• Anirban Sain

      Articles written in Pramana – Journal of Physics

    • Some recent advances in the theory of homogeneous isotropic turbulence

      Sujan K Dhar Anirban Sain Ashwin Pande Rahul Pandit

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      We review some advances in the theory of homogeneous, isotropic turbulence. Our emphasis is on the new insights that have been gained from recent numerical studies of the three-dimensional Navier Stokes equation and simpler shell models for turbulence. In particular, we examine the status of multiscaling corrections to Kolmogorov scaling, extended self similarity, generalized extended self similarity, and non-Gaussian probability distributions for velocity differences and related quantities. We recount our recent proposal of a wave-vector-space version of generalized extended self similarity and show how it allows us to explore an intriguing and apparently universal crossover from inertial- to dissipation-range asymptotics.

    • Brownian motion in a classical ideal gas: A microscopic approach to Langevin’s equation

      Rangan Lahiri Arvind Anirban Sain

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      We present an insightful ‘derivation’ of the Langevin equation and the fluctuation dissipation theorem in the specific context of a heavier particle moving through an ideal gas of much lighter particles. The Newton’s law of motion (mx = F) for the heavy particle reduces to a Langevin equation (valid on a coarser time-scale) with the assumption that the lighter gas particles follow a Boltzmann velocity distribution. Starting from the kinematics of the random collisions we show that (1) the average force 〈F〉 ∞ −x and (2) the correlation function of the fluctuating forceη = F — 〈F〉 is related to the strength of the average force.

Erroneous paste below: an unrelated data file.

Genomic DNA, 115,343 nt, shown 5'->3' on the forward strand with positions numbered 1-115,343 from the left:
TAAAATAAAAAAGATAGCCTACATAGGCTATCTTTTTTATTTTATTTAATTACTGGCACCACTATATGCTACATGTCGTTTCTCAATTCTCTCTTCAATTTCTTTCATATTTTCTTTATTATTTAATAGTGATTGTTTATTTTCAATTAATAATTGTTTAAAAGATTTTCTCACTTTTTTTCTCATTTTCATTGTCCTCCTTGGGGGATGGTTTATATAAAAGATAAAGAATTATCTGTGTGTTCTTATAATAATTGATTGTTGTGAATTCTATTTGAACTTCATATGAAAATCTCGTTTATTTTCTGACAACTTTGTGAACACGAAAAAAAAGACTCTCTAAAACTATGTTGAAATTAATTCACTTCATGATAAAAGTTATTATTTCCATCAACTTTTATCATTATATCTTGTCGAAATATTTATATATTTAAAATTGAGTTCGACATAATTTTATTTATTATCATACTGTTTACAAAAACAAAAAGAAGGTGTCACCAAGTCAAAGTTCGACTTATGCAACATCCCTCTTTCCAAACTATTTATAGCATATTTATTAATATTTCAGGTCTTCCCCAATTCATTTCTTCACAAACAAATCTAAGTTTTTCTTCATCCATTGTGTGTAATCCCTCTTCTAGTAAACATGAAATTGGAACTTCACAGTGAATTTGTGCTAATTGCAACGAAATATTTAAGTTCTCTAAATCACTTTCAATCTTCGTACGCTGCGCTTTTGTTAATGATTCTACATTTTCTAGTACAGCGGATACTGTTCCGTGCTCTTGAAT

• A polymerization–depolymerization model for generation of contractile force during bacterial cell division

      Biplab Ghosh Anirban Sain

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      During the last phase of cell division in bacteria, a polymeric ring forms at the division site. The ring, made of intracellular proteins, anchors to the cell wall and starts to contract. That initiates a dividing septum to close in, like the shutter of a camera, eventually guillotining the cell into two daughters. All through, the ring remains at the leading edge of the septum and seems to power its closure. It is not understood why does the ring contract. We propose a theoretical model to explain this. It is worth mentioning that a similar contraction phenomenon occurs for the actin ring in eukaryotes, but there it is due to motor proteins, which however, are absent in bacteria.

    • Statistical properties of curved polymer

      Surya Kanta Ghosh Anirban Sain

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      Intrinsic curvature of biopolymers is emerging as an essential feature in various biological phenomena. Examples of polymers with intrinsic curvature are microtubule in eukaryotic cells or FtsZ filaments in prokaryotic cells. We consider the general model for polymers with intrinsic curvature. We aim to study both equilibrium and dynamic properties of such polymers. Here we report preliminary results on the equilibrium distribution function $P({\mathbf{R}})$ of the end-to-end distance ${\mathbf{R}}$. We employ transfer matrix method for this study.

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